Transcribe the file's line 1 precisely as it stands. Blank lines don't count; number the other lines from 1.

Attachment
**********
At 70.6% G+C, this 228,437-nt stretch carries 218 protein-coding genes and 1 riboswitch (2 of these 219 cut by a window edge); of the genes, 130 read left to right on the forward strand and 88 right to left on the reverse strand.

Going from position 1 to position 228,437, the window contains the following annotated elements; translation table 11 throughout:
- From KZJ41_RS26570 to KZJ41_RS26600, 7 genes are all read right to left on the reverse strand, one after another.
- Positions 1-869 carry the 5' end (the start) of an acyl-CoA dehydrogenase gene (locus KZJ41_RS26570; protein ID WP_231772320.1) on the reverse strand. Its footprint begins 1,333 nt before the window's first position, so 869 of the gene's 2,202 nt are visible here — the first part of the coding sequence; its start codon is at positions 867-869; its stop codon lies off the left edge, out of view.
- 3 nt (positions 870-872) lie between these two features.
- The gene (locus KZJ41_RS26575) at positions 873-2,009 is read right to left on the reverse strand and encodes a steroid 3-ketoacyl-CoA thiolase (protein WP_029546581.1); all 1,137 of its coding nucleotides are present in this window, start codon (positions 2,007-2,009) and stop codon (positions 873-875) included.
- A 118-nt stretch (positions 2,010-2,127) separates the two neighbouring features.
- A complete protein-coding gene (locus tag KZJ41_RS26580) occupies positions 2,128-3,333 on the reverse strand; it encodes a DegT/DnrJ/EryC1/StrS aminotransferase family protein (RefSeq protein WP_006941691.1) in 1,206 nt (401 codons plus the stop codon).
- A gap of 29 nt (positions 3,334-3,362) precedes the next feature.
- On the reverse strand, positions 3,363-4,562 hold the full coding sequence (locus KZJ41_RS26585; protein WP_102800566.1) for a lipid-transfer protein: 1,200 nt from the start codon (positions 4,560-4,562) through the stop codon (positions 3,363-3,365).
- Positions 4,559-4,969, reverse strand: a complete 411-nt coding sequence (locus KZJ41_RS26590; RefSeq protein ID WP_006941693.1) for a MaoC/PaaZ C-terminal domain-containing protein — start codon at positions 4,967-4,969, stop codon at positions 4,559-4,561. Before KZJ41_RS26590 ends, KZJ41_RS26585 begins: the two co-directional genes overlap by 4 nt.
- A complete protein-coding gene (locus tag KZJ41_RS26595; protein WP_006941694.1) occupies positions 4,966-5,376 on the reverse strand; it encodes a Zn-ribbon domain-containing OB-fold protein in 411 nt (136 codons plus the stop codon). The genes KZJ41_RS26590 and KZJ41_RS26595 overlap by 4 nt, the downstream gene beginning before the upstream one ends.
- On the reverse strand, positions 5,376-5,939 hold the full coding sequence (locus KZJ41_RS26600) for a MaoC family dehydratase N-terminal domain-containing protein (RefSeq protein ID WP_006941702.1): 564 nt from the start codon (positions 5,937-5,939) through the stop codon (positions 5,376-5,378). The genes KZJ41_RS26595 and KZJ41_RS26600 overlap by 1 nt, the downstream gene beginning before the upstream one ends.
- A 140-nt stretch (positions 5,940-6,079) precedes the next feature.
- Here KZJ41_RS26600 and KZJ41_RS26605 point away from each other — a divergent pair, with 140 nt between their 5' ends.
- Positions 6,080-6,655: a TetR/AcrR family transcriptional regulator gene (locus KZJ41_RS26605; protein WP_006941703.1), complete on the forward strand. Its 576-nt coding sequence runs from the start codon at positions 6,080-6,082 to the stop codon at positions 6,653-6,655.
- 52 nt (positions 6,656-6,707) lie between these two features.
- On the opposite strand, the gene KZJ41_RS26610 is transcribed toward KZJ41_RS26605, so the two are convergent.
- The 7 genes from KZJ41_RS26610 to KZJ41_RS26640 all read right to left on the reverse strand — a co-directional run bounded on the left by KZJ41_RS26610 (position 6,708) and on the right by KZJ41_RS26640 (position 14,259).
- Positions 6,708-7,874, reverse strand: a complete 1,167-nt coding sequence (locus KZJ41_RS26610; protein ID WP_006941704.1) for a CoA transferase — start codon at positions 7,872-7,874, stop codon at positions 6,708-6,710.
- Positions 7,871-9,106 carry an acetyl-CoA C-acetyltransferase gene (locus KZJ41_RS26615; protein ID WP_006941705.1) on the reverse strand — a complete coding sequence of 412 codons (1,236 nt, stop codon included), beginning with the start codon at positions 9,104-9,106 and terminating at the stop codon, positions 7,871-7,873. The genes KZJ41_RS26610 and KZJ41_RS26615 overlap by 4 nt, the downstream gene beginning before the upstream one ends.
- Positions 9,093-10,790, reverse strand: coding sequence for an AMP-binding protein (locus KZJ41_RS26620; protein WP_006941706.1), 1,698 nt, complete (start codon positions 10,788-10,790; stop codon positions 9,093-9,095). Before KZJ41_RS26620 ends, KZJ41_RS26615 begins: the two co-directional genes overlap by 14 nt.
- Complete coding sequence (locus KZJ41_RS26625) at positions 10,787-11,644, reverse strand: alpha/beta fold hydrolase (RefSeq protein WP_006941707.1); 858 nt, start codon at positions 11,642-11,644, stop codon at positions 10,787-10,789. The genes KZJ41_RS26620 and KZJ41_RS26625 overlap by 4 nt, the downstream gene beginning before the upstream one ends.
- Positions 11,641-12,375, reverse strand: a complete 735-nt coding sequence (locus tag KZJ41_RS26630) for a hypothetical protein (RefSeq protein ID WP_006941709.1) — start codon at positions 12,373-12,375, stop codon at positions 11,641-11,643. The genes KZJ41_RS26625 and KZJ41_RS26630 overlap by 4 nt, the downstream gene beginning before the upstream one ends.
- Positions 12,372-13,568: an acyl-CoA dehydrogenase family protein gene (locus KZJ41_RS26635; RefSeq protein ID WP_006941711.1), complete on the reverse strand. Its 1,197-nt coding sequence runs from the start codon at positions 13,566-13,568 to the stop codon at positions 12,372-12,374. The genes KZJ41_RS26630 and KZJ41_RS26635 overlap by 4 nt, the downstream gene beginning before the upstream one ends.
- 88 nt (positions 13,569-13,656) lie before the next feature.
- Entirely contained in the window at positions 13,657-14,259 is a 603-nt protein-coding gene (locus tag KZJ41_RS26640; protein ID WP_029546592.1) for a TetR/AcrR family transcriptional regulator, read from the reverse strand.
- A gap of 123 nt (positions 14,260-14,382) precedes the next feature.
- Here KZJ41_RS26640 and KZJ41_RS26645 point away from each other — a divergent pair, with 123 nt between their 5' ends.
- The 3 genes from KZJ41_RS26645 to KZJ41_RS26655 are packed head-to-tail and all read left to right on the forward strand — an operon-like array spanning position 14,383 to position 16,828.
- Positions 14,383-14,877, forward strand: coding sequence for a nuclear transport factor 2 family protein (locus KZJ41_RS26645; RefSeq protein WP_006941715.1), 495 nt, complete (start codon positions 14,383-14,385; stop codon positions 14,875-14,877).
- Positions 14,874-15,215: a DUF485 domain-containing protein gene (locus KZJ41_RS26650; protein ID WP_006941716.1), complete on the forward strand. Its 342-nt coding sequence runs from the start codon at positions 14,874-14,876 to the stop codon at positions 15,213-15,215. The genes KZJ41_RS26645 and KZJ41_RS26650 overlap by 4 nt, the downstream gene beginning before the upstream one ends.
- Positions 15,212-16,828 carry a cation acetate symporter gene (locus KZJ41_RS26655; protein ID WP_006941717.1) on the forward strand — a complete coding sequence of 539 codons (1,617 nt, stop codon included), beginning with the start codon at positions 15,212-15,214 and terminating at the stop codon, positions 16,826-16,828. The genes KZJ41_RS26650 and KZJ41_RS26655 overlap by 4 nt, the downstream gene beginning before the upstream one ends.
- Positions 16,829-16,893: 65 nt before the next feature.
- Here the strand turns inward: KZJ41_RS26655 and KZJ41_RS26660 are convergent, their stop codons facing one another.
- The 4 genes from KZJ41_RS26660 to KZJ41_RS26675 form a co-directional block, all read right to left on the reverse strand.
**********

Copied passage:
At 70.6% G+C, this 228,437-nt stretch carries 218 protein-coding genes and 1 riboswitch (2 of these 219 cut by a window edge); of the genes, 130 read left to right on the forward strand and 88 right to left on the reverse strand.